Web Literacy

Definition from Chris Lawrence:

“When students are web literate, information becomes more accessible, and learning becomes more dynamic. Web literacy is empowering. And for that reason, it can’t be ignored. But too often, students encounter a “read-only” Web — one where content is consumed, but not created. So, how do we fix that? First, by teaching students how to read, write and participate online in the best way possible: through hands-on, experiential learning. The Web doesn’t lend itself to textbook and blackboard-style teaching. Students are best prepared to achieve web literacy when they’re actively typing, hyperlinking and sharing as they go.”

Web Literacy Skills from Mozilla:

  • “Read” is how we explore the web. Web literate individuals understand basic web mechanics such as the difference between names and addresses on the web, and how data is linked and moves through the infrastructure of the web. They can evaluate web content, and identify what is useful and trustworthy.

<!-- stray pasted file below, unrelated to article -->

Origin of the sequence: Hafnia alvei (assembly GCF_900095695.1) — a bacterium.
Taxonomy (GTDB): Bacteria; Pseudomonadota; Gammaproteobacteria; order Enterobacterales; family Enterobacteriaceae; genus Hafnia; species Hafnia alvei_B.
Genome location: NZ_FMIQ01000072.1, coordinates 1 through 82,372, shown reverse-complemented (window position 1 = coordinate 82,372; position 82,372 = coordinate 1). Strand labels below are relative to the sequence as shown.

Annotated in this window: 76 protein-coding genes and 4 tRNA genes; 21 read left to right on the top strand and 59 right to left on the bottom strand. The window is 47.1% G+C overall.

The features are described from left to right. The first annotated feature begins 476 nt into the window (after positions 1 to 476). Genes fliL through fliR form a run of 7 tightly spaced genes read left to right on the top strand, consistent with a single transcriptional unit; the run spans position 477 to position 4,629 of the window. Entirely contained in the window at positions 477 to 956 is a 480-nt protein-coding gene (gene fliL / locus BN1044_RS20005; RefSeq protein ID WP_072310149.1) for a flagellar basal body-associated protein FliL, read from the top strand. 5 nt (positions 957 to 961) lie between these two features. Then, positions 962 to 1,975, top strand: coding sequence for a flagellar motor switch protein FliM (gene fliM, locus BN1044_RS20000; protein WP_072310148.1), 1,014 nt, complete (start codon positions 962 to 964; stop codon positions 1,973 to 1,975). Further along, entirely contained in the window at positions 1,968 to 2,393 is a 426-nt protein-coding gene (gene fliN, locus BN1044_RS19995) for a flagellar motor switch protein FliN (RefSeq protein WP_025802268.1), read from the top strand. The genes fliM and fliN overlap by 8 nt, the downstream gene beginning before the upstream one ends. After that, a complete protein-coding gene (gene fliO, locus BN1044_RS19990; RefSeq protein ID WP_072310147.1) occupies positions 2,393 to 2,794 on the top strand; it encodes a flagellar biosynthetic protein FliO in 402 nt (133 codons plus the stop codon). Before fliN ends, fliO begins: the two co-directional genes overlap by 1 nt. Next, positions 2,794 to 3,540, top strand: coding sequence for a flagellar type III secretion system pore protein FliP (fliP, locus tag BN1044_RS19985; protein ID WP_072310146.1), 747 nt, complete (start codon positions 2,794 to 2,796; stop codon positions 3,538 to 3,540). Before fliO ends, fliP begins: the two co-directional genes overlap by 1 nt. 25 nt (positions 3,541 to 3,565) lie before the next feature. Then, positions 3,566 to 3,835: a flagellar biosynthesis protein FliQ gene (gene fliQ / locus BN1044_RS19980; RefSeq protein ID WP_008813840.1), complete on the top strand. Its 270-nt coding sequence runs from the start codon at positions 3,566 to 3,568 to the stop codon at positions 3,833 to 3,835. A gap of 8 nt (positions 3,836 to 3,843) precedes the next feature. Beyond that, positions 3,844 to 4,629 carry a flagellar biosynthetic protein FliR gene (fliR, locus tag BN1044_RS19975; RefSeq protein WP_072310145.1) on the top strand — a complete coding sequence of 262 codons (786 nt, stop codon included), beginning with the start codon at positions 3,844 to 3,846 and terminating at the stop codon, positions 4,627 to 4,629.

• “Write” is how we build the web. Web literate individuals can transform a word into a hyperlink and add media to websites. As abilities are honed, one becomes more adept at remixing other users’ content and understanding or writing code.
  • “Participate” is how we connect on the web. It includes interacting with others to making your own experience and the web richer to working in the open. It also includes having a grasp of security basics, like protecting your online identity and avoiding online scams.
  • “21C Skills” refers to a broad set of knowledge, skills, work habits, and character traits that are important to succeed in today’s world, particularly for college and career readiness and in the workplace. Examples of these skills include collaboration, communication, creativity, and problem-solving.

Web Literacy Textbook by Michael Caulfield:

Web Literacy for Student Fact Checkers

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